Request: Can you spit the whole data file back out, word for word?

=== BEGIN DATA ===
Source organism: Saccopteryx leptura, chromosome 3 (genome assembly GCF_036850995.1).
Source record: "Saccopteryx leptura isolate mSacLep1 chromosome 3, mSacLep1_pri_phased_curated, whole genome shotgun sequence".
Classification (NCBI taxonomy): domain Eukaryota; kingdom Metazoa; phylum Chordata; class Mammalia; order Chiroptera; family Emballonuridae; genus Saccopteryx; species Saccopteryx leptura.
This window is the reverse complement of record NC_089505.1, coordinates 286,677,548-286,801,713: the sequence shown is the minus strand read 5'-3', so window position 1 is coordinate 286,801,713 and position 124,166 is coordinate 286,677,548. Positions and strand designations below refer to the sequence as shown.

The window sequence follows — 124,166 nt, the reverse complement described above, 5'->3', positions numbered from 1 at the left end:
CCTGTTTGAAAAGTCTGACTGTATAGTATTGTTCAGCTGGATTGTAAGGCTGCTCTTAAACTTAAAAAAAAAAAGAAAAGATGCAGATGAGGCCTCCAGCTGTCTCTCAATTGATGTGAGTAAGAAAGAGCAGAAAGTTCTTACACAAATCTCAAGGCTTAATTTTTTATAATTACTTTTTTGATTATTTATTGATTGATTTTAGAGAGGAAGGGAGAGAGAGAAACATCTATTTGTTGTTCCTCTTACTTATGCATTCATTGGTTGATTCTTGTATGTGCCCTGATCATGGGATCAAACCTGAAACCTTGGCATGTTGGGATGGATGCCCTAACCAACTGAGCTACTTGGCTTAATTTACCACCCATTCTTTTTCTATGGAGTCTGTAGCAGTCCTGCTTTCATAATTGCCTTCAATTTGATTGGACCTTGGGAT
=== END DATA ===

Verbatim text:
Source organism: Saccopteryx leptura, chromosome 3 (genome assembly GCF_036850995.1).
Source record: "Saccopteryx leptura isolate mSacLep1 chromosome 3, mSacLep1_pri_phased_curated, whole genome shotgun sequence".
Classification (NCBI taxonomy): domain Eukaryota; kingdom Metazoa; phylum Chordata; class Mammalia; order Chiroptera; family Emballonuridae; genus Saccopteryx; species Saccopteryx leptura.
This window is the reverse complement of record NC_089505.1, coordinates 286,677,548-286,801,713: the sequence shown is the minus strand read 5'-3', so window position 1 is coordinate 286,801,713 and position 124,166 is coordinate 286,677,548. Positions and strand designations below refer to the sequence as shown.

The window sequence follows — 124,166 nt, the reverse complement described above, 5'->3', positions numbered from 1 at the left end:
CCTGTTTGAAAAGTCTGACTGTATAGTATTGTTCAGCTGGATTGTAAGGCTGCTCTTAAACTTAAAAAAAAAAAGAAAAGATGCAGATGAGGCCTCCAGCTGTCTCTCAATTGATGTGAGTAAGAAAGAGCAGAAAGTTCTTACACAAATCTCAAGGCTTAATTTTTTATAATTACTTTTTTGATTATTTATTGATTGATTTTAGAGAGGAAGGGAGAGAGAGAAACATCTATTTGTTGTTCCTCTTACTTATGCATTCATTGGTTGATTCTTGTATGTGCCCTGATCATGGGATCAAACCTGAAACCTTGGCATGTTGGGATGGATGCCCTAACCAACTGAGCTACTTGGCTTAATTTACCACCCATTCTTTTTCTATGGAGTCTGTAGCAGTCCTGCTTTCATAATTGCCTTCAATTTGATTGGACCTTGGGAT